Scientists discover technique to improve depth control for holographic projection

Scientists have found a way to address the two long-standing problems that have historically prevented the fine depth control of holograms and limited the quality of 3D displays of objects.

According to an article in Laser Focus World, researchers in China and Singapore have teamed up to shape arbitrary light fields and came up with a new way to break the depth-control limit to create dynamic ultrahigh-density 3D holographic projections.

Lei Gong's research group from the Department of Optics and Optical Engineering, University of Science and Technology of China (USTC), together with Prof. QIU Chengwei from the National University of Singapore (NUS), and Prof. LIANG Jinyang from the National Academy of Sciences of the University of Quebec in Canada, have  proposed a new method of ultrahigh-density 3D holographic projection to solve those key problems.

Light scattering “is usually perceived as a destructive effect in holography, but our work shows disordered scattering can be exploited to break the limitations in holographic projections,” says Lei Gong, a professor of optics at the University of Science and Technology of China, whose group worked on the project with Professor Chengwei Qiu’s group at the National University of Singapore. “It’s why we call our method ‘3D scattering-assisted dynamic holography.’”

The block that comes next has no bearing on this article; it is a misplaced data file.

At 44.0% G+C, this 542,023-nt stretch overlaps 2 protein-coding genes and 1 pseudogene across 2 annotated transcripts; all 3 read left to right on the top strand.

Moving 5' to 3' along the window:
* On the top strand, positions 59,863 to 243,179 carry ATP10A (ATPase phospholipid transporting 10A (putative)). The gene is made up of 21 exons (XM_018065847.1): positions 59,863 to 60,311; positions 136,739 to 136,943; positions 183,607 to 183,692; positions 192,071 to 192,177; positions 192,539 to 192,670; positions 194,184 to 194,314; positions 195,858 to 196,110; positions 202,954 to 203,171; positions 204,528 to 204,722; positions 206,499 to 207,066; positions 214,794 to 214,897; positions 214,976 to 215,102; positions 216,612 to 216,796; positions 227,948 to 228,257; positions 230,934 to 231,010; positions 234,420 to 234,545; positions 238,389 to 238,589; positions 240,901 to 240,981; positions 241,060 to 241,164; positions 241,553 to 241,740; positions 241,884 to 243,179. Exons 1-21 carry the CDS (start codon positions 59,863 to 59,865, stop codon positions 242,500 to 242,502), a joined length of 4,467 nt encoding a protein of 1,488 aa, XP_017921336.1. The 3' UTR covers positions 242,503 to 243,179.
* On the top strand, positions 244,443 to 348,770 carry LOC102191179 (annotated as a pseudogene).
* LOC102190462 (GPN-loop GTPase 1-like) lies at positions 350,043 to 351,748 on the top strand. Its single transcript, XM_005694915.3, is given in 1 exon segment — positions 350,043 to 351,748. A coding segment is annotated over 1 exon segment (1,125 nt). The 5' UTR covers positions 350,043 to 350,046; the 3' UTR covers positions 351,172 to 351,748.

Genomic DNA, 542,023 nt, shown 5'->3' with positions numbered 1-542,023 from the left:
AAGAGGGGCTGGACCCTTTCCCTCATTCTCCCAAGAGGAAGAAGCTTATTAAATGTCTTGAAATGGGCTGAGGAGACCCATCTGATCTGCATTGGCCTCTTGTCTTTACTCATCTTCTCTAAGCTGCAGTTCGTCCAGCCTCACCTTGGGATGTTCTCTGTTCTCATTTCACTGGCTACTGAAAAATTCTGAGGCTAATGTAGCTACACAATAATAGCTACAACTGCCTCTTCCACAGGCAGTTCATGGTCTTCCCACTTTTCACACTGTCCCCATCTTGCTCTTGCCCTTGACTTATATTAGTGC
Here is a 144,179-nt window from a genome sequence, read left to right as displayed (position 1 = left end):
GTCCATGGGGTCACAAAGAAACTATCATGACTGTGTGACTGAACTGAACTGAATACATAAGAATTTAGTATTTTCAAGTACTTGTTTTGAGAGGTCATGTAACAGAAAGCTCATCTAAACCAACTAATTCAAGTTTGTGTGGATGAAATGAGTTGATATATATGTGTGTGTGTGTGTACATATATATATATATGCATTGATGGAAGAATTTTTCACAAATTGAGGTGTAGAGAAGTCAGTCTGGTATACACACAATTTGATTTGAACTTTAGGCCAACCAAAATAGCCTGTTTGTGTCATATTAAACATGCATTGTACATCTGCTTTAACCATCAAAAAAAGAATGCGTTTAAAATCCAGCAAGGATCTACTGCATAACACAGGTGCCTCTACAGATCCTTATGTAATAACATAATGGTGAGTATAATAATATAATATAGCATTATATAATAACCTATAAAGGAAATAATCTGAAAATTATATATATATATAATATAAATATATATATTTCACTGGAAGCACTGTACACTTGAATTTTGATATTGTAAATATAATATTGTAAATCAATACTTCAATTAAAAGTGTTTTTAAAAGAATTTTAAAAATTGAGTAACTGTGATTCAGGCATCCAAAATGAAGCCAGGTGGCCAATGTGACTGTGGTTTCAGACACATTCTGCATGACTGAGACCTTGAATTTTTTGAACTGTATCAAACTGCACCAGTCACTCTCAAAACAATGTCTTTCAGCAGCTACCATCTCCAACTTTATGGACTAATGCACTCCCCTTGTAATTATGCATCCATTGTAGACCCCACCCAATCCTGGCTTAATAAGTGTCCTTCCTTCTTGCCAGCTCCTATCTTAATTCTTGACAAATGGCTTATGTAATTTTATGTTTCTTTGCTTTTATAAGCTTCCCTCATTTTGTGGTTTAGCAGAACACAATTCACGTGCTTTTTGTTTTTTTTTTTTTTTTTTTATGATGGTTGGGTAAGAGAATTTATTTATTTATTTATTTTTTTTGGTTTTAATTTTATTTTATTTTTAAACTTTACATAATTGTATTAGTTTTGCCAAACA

Panpan Yu (left) and Lei Gong in the lab, working on their 3D-SDH project, observe the speckle light field behind a scattering medium. The speckle field helps break the depth-control limit of holographic projection.


Spatial light modulators (SLMs) are commonly used for dynamic holographic projection, but a serious drawback is that very few images can be projected onto separable planes and they’re at a low depth resolution.

The team outmaneuvered this with their three-dimensional scattering-assisted dynamic holography (3D-SDH) method, which combines a SLM with a diffuser. “It enables multiple images to be separated by a much smaller depth of focus (DoF)—without being limited by SLM pixel pitch or pixel number,” explains Gong. “Interplane crosstalk is suppressed by introducing random phase and orthogonality of random fields, so our method simultaneously reduces the DoF of image planes and suppresses interplane crosstalk to power up ultrahigh-density 3D holographic projection.”

The team’s work is “a new paradigm toward realistic 3D holograms that can deliver exceptional representation of the 3D world around us,” says Gong. “We leverage disordered scattering by a diffuser for ultrafine 3D light field projection—and our approach breaks the depth-control limit of current state-of-the-art methods in multiplane holographic projection.”

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